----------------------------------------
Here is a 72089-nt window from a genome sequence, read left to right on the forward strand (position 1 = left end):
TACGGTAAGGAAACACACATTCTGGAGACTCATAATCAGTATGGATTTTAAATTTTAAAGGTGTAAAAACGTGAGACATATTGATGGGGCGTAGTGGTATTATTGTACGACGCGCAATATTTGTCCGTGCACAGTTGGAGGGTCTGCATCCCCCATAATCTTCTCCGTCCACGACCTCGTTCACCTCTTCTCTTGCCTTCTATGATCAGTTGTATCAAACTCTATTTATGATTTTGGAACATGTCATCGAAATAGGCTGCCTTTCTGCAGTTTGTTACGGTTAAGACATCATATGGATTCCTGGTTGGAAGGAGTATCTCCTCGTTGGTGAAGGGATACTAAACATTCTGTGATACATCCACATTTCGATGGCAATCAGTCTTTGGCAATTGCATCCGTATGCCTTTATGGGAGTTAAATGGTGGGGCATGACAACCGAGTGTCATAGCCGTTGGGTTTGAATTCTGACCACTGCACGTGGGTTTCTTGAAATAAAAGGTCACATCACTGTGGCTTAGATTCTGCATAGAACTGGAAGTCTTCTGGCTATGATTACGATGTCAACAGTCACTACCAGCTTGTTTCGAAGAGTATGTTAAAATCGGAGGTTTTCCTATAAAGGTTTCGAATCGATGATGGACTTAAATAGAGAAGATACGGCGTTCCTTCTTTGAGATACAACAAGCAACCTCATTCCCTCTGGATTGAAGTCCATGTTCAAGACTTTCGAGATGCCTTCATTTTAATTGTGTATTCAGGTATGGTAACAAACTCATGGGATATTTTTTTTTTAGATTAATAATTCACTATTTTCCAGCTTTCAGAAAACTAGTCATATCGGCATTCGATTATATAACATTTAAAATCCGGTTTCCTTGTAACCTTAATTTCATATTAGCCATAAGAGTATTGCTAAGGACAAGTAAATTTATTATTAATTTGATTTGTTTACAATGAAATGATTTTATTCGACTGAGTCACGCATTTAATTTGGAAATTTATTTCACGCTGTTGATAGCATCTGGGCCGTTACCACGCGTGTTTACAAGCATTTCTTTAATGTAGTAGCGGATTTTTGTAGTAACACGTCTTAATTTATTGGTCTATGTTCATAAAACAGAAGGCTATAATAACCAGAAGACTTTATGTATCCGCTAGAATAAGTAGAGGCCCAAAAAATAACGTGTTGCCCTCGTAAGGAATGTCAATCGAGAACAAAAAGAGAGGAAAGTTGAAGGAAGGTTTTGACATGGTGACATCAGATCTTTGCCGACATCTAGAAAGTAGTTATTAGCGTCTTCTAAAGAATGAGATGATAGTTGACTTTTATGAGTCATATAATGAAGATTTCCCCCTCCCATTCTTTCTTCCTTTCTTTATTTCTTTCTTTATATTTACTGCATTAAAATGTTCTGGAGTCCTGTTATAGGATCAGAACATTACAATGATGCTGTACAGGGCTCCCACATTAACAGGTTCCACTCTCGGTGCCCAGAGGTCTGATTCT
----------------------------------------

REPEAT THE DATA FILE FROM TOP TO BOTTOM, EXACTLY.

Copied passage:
Here is a 72089-nt window from a genome sequence, read left to right on the forward strand (position 1 = left end):
TACGGTAAGGAAACACACATTCTGGAGACTCATAATCAGTATGGATTTTAAATTTTAAAGGTGTAAAAACGTGAGACATATTGATGGGGCGTAGTGGTATTATTGTACGACGCGCAATATTTGTCCGTGCACAGTTGGAGGGTCTGCATCCCCCATAATCTTCTCCGTCCACGACCTCGTTCACCTCTTCTCTTGCCTTCTATGATCAGTTGTATCAAACTCTATTTATGATTTTGGAACATGTCATCGAAATAGGCTGCCTTTCTGCAGTTTGTTACGGTTAAGACATCATATGGATTCCTGGTTGGAAGGAGTATCTCCTCGTTGGTGAAGGGATACTAAACATTCTGTGATACATCCACATTTCGATGGCAATCAGTCTTTGGCAATTGCATCCGTATGCCTTTATGGGAGTTAAATGGTGGGGCATGACAACCGAGTGTCATAGCCGTTGGGTTTGAATTCTGACCACTGCACGTGGGTTTCTTGAAATAAAAGGTCACATCACTGTGGCTTAGATTCTGCATAGAACTGGAAGTCTTCTGGCTATGATTACGATGTCAACAGTCACTACCAGCTTGTTTCGAAGAGTATGTTAAAATCGGAGGTTTTCCTATAAAGGTTTCGAATCGATGATGGACTTAAATAGAGAAGATACGGCGTTCCTTCTTTGAGATACAACAAGCAACCTCATTCCCTCTGGATTGAAGTCCATGTTCAAGACTTTCGAGATGCCTTCATTTTAATTGTGTATTCAGGTATGGTAACAAACTCATGGGATATTTTTTTTTTAGATTAATAATTCACTATTTTCCAGCTTTCAGAAAACTAGTCATATCGGCATTCGATTATATAACATTTAAAATCCGGTTTCCTTGTAACCTTAATTTCATATTAGCCATAAGAGTATTGCTAAGGACAAGTAAATTTATTATTAATTTGATTTGTTTACAATGAAATGATTTTATTCGACTGAGTCACGCATTTAATTTGGAAATTTATTTCACGCTGTTGATAGCATCTGGGCCGTTACCACGCGTGTTTACAAGCATTTCTTTAATGTAGTAGCGGATTTTTGTAGTAACACGTCTTAATTTATTGGTCTATGTTCATAAAACAGAAGGCTATAATAACCAGAAGACTTTATGTATCCGCTAGAATAAGTAGAGGCCCAAAAAATAACGTGTTGCCCTCGTAAGGAATGTCAATCGAGAACAAAAAGAGAGGAAAGTTGAAGGAAGGTTTTGACATGGTGACATCAGATCTTTGCCGACATCTAGAAAGTAGTTATTAGCGTCTTCTAAAGAATGAGATGATAGTTGACTTTTATGAGTCATATAATGAAGATTTCCCCCTCCCATTCTTTCTTCCTTTCTTTATTTCTTTCTTTATATTTACTGCATTAAAATGTTCTGGAGTCCTGTTATAGGATCAGAACATTACAATGATGCTGTACAGGGCTCCCACATTAACAGGTTCCACTCTCGGTGCCCAGAGGTCTGATTCT